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American Women's Club of Hamburg

Two Comedies about Saving People with Disabilities or: Yes, You are Supposed to Laugh



Two outstanding films were on display at the Filmfest Hamburg this year. On the surface they couldn’t be more different. Up close they couldn’t be more alike.
ALLES AUSSER GEWÖHNLICH (Hors Normes, The Specials) is remarkable. According to the two French officials from the state agency IGAS there is no way that Bruno (Vincent Cassel) and Malik (Reda Kateb) should be taking profoundly autistic children ice skating or on weekly outings to a horse farm. Middle-aged bachelor Bruno, who wears a yarmulke under his baseball cap, has devoted his life to care for severely autistic children and adolescents who nobody wants. Malik, his Muslim friend and father of three children, runs an organization that trains youth from deprived urban areas (not all documented) to become caregivers to these children. Neither of their agencies is state licensed.
Though the film is heartwarming, there is nothing sanitized about it. The dozens of children in their care are often uncommunicative, unpredictable and violent. Adolescent Joseph (Benjamin Lesieur, who is autistic and brilliantly plays a version of himself), can fix any broken washing machine. When Bruno finally gets him a job at a repair shop he struggles to ride the metro alone without giving into his compulsion to set off the alarm. Another young teenager Valentin (Marco Locatelli) has to wear protective headgear to stop him from injuring himself. (The actor himself has a brother who is autistic). Valentin is cooped up all day and his only escape is occasionally getting to the farm to connect with the horses.
This fast-paced comedy, yes comedy, makes you want to cheer for the good guys Bruno and Malik who are based on real people (Stephane Benhamou and Daoud Tatou). They are in a race to save every endangered autistic child who has fallen through the cracks of the French care system. Hot on their trail are the two caricatured inspectors wanting to shut them down.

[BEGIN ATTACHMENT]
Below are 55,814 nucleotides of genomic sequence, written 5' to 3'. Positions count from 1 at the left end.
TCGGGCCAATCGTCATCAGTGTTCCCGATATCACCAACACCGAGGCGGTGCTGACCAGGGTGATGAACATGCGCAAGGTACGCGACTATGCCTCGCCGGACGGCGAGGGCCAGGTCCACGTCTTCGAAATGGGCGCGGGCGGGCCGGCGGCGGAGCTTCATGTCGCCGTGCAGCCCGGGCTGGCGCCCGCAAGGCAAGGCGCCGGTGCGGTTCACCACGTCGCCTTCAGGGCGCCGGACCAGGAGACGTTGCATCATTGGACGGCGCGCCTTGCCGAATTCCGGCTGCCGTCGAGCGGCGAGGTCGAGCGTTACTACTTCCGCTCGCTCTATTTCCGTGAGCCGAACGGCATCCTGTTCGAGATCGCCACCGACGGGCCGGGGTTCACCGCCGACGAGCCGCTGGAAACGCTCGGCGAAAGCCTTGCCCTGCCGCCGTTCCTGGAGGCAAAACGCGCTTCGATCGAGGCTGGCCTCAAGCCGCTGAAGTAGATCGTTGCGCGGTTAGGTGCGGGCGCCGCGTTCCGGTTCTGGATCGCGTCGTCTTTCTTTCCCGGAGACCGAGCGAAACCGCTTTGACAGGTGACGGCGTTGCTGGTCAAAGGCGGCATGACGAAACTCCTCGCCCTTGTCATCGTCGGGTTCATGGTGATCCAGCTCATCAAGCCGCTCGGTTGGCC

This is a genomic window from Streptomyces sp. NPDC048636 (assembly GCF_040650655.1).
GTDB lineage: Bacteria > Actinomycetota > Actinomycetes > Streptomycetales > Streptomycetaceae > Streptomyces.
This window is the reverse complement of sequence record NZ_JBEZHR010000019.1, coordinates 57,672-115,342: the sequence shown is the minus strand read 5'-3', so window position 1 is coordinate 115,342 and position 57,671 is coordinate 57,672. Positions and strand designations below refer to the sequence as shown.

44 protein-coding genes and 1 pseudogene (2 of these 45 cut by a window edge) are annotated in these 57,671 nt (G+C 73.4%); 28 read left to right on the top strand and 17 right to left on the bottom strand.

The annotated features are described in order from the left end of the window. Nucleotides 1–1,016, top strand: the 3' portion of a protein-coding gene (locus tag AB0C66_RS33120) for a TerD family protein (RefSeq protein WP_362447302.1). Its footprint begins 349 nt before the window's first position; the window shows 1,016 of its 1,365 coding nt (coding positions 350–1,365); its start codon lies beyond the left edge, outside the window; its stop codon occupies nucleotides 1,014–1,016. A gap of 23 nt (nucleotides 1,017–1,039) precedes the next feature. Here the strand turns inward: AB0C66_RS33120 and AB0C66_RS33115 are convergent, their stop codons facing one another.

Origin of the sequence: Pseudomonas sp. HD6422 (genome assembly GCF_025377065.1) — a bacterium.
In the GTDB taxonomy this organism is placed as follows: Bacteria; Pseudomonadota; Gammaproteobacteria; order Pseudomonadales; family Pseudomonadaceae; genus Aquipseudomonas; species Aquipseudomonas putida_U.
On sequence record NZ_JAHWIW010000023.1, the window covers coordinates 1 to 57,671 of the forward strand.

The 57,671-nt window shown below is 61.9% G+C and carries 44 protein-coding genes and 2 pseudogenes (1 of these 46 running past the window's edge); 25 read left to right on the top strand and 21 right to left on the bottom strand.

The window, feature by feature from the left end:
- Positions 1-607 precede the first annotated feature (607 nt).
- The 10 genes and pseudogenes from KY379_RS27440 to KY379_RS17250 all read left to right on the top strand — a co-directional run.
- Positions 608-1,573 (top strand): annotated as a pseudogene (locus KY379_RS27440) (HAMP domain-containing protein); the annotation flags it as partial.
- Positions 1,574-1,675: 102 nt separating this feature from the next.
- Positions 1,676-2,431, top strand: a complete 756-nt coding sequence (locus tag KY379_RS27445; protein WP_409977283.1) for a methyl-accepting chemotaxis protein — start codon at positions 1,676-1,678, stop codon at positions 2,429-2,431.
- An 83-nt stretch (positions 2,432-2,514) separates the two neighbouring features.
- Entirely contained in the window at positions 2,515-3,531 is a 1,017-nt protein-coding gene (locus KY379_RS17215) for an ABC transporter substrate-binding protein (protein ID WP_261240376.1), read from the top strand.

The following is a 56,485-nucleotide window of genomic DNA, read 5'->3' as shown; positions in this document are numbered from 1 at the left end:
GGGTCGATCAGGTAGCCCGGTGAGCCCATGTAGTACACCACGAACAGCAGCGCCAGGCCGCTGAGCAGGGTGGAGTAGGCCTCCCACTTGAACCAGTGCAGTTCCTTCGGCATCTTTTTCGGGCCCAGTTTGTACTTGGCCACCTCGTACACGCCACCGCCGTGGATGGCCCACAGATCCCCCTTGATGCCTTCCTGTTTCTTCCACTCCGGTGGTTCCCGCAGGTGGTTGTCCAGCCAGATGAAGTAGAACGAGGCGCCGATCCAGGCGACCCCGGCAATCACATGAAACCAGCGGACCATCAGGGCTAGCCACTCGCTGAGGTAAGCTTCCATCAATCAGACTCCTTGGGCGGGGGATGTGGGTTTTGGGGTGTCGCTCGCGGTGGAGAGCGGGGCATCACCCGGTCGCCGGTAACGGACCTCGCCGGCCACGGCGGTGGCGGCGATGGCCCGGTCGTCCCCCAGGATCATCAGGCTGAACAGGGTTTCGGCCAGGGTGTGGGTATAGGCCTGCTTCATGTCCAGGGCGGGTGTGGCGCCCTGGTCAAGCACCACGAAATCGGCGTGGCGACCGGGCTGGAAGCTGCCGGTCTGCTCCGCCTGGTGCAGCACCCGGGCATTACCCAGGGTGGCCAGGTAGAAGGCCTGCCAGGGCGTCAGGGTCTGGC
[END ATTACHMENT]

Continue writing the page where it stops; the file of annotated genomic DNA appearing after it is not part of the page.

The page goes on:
THE PEANUT BUTTER FALCON is also remarkable. It is a heartwarming comedy focused on a developmentally disabled character Zak. Zak is superbly played by Zachary Gottsagen who himself has Down syndrome; the writers/directors wrote the movie for him. Like the autistic washing machine repairman Joseph in ALLES AUSSER GEWÖHNLICH, Zak can function outside an institution in the real world. (Notably both actors are themselves disabled). Zak is living a wretched life in an assisted care facility, in this case an old folks’ home because there is no other place that wants him. He, too, has fallen through the cracks of the state care system.
The caregivers in both films dedicate their lives completely to these youths. They battle furiously against any institution, government officials, or outright villains who try to rob their charges of their dignity and freedom.
Bruno and Malik in ALLES AUSSER GEWÖHNLICH are super heroes who live in the city, powered by adrenaline, and are always in a hurry.  Bruno’s cell phone never stops ringing. Do they ever sleep? When Valentin breaks out, they with their team, make a frantic all night city-wide-search for him; then they go to work the next day.
In THE PEANUT BUTTER FALCON volunteer caregiver Eleanor (Dakota Johnson), on-the-lam crab fisherman Tyler (Shia LaBeouf), and on-the-run Zak are moving at a pretty slow pace considering people are out to get them. That is the allure of this movie, watching them sail through the North Carolina countryside on the river raft; it is a movie with all the charm of a leisurely road trip. There is lots of time to visit a badass blind preacher and a washed-up benevolent wrestler Salt Water Redneck, while bluegrass banjos, country songs, gospel hymns play in the background. Hardly any movie critic can resist dubbing it a modern Mark Twain adventure story.
ALLES AUSSER GEWÖHNLICH is very French: everyone bans together in solidarité to help the disabled. THE PEANUT BUTTER FALCON is very American: individuals buck the system to help one disabled youth Zak. Each has a social conscience tinged with national trappings. Both are superb movies not to be missed.

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